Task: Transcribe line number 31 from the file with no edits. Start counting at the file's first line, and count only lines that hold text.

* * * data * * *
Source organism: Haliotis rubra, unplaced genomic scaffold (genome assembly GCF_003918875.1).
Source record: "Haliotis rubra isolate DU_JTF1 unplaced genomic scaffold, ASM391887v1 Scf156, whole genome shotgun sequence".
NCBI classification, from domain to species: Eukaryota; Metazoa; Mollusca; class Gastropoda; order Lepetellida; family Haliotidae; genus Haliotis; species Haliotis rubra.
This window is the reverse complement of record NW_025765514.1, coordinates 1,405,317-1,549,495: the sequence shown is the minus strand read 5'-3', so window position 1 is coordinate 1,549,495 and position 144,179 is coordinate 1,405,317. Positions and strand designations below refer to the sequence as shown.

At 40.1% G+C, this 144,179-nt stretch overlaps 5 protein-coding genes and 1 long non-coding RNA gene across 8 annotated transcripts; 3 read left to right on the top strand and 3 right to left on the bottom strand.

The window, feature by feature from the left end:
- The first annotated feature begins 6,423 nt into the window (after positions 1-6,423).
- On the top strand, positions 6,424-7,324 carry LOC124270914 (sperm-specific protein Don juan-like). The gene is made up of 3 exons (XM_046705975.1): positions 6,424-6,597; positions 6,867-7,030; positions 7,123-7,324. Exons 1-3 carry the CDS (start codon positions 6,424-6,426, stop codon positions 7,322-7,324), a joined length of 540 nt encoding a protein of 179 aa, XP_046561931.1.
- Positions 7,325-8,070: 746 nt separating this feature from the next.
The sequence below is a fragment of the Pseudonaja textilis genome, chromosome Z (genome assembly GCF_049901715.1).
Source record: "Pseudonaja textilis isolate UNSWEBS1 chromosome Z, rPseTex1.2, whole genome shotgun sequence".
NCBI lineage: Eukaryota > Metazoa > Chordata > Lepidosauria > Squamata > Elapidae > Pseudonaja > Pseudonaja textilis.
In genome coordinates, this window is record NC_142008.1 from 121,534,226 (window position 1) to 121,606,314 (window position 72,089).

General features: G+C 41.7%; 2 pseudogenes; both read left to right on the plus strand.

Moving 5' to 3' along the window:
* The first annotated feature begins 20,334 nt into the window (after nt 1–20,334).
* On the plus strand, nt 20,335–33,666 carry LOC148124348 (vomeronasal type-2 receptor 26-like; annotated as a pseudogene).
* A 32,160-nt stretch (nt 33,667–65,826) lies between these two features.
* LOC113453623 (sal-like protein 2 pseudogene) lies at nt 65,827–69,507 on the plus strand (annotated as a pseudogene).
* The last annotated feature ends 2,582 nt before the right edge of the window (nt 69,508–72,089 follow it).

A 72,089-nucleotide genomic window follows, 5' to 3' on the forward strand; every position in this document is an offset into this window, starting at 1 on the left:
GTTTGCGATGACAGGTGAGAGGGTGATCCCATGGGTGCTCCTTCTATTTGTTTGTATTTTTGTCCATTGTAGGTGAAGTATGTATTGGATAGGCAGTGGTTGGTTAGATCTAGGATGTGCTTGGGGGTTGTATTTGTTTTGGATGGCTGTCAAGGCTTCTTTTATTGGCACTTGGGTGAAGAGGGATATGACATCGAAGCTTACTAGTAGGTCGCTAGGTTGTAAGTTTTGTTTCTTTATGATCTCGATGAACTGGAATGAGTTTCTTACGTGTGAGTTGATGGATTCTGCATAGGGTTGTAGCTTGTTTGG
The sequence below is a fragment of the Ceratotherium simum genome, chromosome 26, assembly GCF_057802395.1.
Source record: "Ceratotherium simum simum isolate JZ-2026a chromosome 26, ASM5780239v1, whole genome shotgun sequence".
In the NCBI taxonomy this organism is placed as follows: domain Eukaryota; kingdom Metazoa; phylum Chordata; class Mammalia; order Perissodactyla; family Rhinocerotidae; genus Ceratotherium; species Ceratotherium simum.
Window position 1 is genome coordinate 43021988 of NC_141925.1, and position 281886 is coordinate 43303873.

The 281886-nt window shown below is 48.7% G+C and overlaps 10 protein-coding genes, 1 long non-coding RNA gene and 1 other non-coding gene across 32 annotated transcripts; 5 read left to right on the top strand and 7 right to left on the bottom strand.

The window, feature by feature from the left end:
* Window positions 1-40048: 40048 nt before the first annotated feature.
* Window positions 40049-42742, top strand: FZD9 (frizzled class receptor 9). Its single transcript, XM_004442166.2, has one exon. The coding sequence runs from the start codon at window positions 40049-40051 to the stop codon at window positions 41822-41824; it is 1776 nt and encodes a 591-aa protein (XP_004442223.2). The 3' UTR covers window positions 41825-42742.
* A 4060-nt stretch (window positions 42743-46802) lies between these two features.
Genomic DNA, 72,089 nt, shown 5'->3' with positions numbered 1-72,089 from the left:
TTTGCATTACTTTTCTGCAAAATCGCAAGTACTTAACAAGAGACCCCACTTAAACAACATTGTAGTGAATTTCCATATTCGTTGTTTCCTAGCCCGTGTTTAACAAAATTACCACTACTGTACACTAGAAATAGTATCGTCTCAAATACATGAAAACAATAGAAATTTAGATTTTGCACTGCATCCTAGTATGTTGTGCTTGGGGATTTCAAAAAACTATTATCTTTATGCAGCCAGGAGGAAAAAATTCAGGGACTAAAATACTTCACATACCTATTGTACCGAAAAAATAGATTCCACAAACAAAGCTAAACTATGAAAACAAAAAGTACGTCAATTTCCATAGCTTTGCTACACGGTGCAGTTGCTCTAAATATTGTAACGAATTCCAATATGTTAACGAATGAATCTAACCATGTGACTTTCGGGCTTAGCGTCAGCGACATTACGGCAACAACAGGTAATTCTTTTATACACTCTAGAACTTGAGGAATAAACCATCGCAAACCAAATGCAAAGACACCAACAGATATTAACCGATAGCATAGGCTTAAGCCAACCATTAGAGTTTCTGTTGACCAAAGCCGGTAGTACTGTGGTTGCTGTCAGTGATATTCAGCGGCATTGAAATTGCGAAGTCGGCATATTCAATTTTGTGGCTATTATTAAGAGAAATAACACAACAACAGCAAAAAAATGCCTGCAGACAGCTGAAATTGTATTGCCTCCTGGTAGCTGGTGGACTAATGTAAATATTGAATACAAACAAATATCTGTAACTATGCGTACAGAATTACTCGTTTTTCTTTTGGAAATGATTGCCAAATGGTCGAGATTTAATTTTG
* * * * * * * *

* A 4060-nt stretch (window positions 42743-46802) lies between these two features.